A tireless defender of French Canadian rights, one of the founders of Franco-American journalism, and a devout Roman Catholic whose convictions sometimes brought him into conflict with the hierarchy, Houde was astonishingly active despite a tubercular condition. He died at the age of 37, after delivering a long speech to his constituents in a cold autumn rain. He was survived by his wife, Catherine Dougherty, whom he had married on 28 June 1874, and by two sons and a daughter.
Frédéric Houde was the author of the novel “Le manoir mystérieux, ou les victimes de l’ambition,” first serialized in Le Nouveau Monde (Montréal), from 20 Oct. to 14 Dec. 1880, and then published in part in La Lyre d’or (Ottawa), 2 (1889), nos.4–6. The novel was published as a separate volume in Montreal in 1913.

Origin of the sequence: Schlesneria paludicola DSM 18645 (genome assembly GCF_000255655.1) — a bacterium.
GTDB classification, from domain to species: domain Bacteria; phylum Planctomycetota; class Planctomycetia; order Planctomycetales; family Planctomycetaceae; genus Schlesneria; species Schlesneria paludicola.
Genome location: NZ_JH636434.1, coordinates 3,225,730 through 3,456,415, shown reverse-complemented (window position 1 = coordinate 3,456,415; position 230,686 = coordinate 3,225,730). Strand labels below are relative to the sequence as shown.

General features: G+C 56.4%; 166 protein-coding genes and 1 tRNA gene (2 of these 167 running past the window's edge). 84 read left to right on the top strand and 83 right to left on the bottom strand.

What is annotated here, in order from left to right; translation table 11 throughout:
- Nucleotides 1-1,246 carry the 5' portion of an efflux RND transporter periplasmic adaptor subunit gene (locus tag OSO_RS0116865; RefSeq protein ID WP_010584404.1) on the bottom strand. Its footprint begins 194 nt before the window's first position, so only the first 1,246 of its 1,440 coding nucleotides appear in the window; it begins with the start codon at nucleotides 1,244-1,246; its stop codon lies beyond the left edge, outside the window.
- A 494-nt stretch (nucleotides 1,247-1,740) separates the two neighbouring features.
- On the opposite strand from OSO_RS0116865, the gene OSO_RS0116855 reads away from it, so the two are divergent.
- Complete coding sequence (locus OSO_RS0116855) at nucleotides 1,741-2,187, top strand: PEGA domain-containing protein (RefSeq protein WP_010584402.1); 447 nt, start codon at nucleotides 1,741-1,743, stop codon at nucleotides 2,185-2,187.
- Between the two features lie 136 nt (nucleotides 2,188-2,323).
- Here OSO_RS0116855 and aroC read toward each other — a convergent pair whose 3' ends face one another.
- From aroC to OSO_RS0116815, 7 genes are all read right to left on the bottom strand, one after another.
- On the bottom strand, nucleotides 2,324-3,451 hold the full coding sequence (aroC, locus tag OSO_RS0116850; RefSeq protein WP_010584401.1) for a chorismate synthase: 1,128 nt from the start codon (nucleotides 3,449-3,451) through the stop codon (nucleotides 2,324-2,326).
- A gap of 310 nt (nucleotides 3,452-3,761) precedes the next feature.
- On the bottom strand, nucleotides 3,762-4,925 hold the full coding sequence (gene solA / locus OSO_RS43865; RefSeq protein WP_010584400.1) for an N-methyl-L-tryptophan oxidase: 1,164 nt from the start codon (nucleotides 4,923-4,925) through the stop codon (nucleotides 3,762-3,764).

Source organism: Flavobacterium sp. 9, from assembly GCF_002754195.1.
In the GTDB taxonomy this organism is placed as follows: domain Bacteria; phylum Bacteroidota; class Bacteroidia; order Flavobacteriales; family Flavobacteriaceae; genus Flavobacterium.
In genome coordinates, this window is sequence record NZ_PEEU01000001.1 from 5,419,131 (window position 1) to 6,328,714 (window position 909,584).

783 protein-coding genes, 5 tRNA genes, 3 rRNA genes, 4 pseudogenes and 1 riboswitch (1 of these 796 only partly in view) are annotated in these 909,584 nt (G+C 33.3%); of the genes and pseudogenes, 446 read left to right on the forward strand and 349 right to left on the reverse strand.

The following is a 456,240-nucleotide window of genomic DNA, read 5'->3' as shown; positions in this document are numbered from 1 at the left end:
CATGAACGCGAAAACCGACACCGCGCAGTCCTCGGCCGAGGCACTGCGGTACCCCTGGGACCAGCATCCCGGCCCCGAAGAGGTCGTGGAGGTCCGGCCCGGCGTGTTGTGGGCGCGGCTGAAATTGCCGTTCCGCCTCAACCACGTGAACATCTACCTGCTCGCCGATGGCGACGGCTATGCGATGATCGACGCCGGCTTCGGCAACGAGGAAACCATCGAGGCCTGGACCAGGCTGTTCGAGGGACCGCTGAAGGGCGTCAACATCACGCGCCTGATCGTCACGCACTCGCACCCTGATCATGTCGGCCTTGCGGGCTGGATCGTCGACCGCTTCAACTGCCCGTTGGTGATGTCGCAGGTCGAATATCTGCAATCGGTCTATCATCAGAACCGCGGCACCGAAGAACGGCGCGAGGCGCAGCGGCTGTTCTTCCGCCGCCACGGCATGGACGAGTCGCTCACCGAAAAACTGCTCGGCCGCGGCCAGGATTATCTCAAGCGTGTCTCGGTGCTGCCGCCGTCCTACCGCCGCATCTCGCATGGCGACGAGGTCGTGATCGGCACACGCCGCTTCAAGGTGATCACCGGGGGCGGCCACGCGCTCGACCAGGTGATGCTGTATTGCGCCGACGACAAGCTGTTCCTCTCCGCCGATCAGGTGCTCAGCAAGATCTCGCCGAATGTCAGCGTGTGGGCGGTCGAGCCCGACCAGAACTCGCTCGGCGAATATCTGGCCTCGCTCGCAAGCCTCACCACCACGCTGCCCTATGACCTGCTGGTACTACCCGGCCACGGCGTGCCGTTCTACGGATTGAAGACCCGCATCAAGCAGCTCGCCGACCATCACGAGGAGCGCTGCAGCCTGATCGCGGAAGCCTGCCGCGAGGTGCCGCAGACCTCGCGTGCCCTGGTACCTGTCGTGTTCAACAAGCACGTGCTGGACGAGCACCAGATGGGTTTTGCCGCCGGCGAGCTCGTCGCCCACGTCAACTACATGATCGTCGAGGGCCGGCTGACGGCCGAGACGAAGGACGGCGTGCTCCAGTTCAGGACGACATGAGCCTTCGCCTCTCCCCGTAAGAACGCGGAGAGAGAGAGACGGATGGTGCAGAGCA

L’Étendard (Montréal), 18 nov. 1884. Dominion annual register, 1884: 229. Belisle, Hist. de la presse franco-américaine. Josaphat Benoît, L’âme franco-américaine (Montréal, 1935), 139. T.-A. Chandonnet, Notre-Dame-des-Canadiens et les Canadiens aux États-Unis (Montréal, 1872), 72, 99, 100. Albert Dandurand, Le roman canadien-français (Montréal, 1937), 100–1. Ferdinand Gagnon: biographie, éloge funèbre, pages choisies, M.-E. Martineau, édit. (2e éd., Manchester, N.H., 1940), 18–19. Germain Lesage, Histoire de Louiseville, 1665–1960 (Louiseville, Qué., 1961), 236, 241, 259–60. Rumilly, Hist. de la prov. de Québec, III: 145–51; Histoire des Franco-Américains (Montréal, 1958), 67–75, 81. H.-L. Auger, “Frédéric Houde,” L’Écho de Saint-Justin (Louiseville), 1er févr. 1923. Charles Drisard, “Frédéric Houde,” L’Écho de Saint-Justin, 1er févr. 1927. Edmond Léo, “Causerie littéraire: Le manoir mystérieux, roman canadien inédit, par Frédéric Houde,” Le Devoir (Montréal), 6 sept. 1913. “Frédéric Houde,” BRH, 33 (1927): 456. [Lionel Léveillé], “Curiosités littéraires: roman canadien inédit par . . . Walter Scott,” Le Nationaliste (Montréal), 10 mai 1914.